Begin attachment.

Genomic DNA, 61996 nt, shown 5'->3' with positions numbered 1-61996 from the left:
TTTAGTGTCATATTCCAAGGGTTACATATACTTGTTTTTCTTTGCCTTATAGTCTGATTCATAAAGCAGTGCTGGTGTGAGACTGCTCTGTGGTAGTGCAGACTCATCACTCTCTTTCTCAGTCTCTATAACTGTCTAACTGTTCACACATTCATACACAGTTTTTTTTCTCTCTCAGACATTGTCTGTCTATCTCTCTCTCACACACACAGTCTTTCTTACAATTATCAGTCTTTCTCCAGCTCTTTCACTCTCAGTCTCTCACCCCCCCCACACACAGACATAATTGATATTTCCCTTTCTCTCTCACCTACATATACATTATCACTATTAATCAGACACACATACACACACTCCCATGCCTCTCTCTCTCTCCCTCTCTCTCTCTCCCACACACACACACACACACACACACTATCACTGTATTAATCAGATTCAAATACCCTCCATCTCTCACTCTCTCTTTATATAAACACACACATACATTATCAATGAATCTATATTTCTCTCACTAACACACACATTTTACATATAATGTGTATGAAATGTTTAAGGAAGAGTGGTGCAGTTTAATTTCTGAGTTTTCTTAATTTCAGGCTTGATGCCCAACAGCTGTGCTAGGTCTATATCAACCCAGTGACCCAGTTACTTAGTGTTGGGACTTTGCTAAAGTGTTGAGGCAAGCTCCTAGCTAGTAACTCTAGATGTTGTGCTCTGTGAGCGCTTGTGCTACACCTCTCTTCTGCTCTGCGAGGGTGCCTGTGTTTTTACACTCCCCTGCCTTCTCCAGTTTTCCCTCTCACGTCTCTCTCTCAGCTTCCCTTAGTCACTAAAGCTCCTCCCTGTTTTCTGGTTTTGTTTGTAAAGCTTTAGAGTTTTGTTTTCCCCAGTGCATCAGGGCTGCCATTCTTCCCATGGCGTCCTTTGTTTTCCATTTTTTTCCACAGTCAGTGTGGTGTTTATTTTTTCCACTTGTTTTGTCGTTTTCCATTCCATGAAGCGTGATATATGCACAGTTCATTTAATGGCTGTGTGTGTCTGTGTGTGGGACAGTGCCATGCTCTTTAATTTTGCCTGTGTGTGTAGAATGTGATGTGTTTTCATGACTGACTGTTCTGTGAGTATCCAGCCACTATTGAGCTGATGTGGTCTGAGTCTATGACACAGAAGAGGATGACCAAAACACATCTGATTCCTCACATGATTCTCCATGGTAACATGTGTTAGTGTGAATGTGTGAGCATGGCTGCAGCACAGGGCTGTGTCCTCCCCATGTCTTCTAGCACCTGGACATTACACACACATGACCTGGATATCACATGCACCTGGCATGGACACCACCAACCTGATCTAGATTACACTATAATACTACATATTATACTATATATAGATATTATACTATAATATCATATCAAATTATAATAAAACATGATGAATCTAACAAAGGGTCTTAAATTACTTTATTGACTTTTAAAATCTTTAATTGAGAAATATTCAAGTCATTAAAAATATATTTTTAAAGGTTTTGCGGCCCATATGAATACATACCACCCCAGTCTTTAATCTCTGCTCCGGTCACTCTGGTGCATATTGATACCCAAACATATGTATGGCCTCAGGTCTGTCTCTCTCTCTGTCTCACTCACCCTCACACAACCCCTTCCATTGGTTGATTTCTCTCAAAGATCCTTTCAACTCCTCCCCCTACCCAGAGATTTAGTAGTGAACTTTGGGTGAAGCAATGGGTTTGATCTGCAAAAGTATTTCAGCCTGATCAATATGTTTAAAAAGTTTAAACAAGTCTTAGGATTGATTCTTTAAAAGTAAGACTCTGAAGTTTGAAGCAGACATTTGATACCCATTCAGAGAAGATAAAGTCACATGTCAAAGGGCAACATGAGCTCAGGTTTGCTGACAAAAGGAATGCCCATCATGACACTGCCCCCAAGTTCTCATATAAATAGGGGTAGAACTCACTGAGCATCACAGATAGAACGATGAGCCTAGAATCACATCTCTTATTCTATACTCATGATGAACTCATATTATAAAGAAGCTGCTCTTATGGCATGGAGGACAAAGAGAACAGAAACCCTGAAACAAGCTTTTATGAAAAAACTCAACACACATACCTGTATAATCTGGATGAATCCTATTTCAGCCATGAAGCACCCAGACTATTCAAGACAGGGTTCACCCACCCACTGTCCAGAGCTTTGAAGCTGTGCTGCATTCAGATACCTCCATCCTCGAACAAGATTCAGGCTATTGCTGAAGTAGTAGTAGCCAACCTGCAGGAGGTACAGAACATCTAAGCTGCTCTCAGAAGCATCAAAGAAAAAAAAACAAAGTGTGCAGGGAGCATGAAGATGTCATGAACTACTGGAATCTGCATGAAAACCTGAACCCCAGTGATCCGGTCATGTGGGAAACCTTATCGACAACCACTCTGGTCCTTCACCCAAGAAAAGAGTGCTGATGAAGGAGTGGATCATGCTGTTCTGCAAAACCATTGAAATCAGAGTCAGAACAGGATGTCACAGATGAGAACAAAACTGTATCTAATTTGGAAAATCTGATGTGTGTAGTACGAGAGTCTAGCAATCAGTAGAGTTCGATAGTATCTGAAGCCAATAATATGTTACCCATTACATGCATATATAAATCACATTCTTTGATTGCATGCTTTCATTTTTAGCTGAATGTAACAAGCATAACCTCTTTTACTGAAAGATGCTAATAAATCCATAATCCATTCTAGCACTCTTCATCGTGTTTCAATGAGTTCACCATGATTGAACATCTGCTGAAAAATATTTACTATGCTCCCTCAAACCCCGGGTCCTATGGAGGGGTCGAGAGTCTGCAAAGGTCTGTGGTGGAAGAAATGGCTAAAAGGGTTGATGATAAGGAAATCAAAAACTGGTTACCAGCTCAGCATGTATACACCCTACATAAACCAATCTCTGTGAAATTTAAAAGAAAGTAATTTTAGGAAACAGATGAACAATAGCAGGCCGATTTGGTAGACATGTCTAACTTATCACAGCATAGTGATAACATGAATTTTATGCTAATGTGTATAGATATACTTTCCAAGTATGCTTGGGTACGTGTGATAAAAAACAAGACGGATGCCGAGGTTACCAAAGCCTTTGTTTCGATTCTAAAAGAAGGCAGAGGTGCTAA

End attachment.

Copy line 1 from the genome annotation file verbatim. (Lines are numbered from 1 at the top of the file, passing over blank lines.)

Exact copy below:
Genomic DNA, 61996 nt, shown 5'->3' with positions numbered 1-61996 from the left: